Figure 4. MEG activations correlate with reaction time measures. Columns 1 and 2 in the left panel of show that MEG WM activations correlate with RT measure during 1-back task. Columns 3 and 4 in the left panel show the MEG-RT correlation result during 2-back task. Right panel: 3 representative scatter plots showing significant positive correlations between MEG activation and RT for mTBI (red stars) and control subjects (blue circles). The plots are for the 3 areas (a), (b), and (c) in which the locations are indicated by white arrows in the left panel.

High-resolution MEG source imaging approach to accurately localize Broca’s area in patients with brain tumor or epilepsy
Clinical Neurophysiology
Feb 2016

Localizing expressive language function has been challenging using the conventional magnetoencephalography (MEG) source modeling methods. The present MEG study presents a new accurate and precise approach in localizing the language areas using a high-resolution MEG source imaging method. The present study demonstrates that using Fast-VESTAL, MEG can serve as an accurate and reliable functional imaging tool for presurgical mapping of language functions in patients with brain tumors and/or epilepsies.

Figure 3. Single-subject-based MEG localization of Broca’s area (green crossing hairs) in two subjects with large left frontal lobe tumors during object-naming task using Fast- VESTAL. The settings of the statistical significance in this figure are the same as in Fig. 2. The MEG data from these two patients with large tumors were not used in further group analyses as the linear affine transformation failed to correctly register the MRIs of these two patients to the MNI-152 atlas.

Voxel-wise resting-state MEG source magnitude imaging study reveals neurocircuitry abnormality in active-duty service members and veterans with PTSD
Aug 2014

Post-traumatic stress disorder (PTSD) is a leading cause of sustained impairment, distress, and poor quality of life in military personnel, veterans, and civilians. The present study showed thatMEGsource imaging technique revealed new abnormalities in the resting-state electromagnetic signals from the PTSD neurocircuitry. Particularly, posterolateral OFC and precuneous may play important roles in the PTSD neurocircuitry model.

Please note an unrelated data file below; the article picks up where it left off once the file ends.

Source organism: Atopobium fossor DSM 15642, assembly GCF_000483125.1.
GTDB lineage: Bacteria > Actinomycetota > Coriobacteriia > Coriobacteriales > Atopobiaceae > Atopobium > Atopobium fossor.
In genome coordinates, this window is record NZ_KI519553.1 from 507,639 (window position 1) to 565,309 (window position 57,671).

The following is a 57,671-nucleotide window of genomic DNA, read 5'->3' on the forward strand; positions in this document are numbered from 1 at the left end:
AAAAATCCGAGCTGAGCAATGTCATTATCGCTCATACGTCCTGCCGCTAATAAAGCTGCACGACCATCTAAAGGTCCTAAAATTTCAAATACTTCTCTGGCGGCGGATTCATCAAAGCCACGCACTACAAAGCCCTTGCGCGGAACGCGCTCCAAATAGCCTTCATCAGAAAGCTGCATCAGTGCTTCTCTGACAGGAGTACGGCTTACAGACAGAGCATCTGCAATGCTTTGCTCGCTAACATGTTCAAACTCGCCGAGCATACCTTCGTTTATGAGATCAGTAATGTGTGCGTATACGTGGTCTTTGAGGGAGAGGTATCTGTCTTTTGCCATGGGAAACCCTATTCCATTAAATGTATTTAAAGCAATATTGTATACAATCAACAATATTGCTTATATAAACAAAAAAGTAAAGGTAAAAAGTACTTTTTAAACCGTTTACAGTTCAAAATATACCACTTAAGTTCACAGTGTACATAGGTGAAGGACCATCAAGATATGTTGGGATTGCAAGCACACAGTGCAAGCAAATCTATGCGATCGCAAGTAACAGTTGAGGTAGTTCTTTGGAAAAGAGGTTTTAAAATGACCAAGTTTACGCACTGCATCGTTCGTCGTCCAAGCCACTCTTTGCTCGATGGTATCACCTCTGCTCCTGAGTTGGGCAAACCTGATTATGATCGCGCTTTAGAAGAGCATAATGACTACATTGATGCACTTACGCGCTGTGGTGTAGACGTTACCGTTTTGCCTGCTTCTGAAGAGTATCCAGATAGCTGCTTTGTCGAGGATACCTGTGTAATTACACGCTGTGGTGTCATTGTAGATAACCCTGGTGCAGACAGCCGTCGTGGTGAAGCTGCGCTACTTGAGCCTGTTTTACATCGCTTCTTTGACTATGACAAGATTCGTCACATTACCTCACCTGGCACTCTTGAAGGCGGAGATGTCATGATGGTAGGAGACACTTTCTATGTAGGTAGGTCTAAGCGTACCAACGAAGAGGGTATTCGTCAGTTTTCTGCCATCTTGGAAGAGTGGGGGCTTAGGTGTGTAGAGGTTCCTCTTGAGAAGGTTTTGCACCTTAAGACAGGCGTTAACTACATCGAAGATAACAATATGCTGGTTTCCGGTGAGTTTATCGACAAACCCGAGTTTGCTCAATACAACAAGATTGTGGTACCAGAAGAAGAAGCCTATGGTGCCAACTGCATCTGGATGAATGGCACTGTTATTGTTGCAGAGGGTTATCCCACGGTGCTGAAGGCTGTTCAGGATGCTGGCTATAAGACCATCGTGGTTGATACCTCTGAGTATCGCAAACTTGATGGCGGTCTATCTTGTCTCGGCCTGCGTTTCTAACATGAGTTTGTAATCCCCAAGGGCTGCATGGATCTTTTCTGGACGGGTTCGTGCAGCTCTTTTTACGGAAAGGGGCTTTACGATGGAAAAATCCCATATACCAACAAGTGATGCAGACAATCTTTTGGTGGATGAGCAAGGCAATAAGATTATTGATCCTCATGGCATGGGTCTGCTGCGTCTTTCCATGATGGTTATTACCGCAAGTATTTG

Figure 3. Top panel: abnormal alpha band (8–12 Hz)MEG activity in PTSD; bottom panel: abnormal low-frequency band (1–7 Hz) MEG activity in PTSD. The t-threshold of 2.9 is associated with FDR corrected p b .05.

MEG source imaging method using fast L1 minimum-norm and its applications to signals with brain noise and human resting-state source amplitude images
Sep 2013

The present study developed a fastMEG source imaging technique based on Fast Vector-based Spatio-Temporal Analysis using a L1-minimum-norm (Fast-VESTAL) and then used the method to obtain the source amplitude images of resting-state magnetoencephalography (MEG) signals for different frequency bands. The Fast- VESTAL technique consists of two steps. Additionally, in simulations and cases withMEG human responses, the results obtained fromusing conventional beamformer technique were compared with those from Fast-VESTAL, which highlighted the beamformer's problems of signal leaking and distorted source time-courses.

Figure 4. Cross correlation coefficient matrix for the 6 simulated source. (A): using ground-truth source time-courses; (B): using time-courses reconstructed by Fast-VESTAL at white-noise Level 1; (C): by Standard-VESTAL; (D): by beamformer. The coefficients under the lower-left white triangles were used to calculate the inter-source cross correlation (ICC) and their percent variance explained to the ground-truth values, as listed in Table 1.